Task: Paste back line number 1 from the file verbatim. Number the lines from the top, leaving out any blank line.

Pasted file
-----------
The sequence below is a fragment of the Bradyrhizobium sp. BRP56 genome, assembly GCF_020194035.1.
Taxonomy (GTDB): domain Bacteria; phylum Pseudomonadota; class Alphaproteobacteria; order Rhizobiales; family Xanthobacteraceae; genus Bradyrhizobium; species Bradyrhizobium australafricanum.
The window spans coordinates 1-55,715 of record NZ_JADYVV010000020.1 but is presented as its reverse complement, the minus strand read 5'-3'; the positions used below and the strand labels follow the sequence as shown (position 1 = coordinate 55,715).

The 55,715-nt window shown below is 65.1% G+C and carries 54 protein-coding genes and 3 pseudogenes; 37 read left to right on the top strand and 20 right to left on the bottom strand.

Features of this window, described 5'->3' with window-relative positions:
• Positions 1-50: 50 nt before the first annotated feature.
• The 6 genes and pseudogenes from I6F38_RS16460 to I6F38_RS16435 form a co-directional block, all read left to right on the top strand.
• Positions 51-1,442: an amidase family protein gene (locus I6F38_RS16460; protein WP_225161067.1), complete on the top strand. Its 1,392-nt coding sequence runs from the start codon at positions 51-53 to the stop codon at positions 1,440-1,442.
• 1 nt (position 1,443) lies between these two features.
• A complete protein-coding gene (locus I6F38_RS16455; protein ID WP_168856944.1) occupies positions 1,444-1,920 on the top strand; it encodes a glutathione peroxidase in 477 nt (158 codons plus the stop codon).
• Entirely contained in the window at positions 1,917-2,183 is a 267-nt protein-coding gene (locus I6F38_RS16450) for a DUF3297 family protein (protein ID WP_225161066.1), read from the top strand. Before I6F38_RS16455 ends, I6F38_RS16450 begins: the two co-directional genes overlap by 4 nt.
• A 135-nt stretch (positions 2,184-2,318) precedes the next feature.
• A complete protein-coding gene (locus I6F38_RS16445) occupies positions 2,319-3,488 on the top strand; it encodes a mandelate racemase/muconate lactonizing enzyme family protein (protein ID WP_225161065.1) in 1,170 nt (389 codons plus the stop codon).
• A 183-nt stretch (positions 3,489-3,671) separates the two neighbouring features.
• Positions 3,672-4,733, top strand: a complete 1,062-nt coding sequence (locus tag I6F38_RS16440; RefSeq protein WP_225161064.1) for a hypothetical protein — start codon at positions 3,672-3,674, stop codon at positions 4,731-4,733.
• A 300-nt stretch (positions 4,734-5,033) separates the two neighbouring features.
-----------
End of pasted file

The sequence below is a fragment of the Bradyrhizobium sp. BRP56 genome, assembly GCF_020194035.1.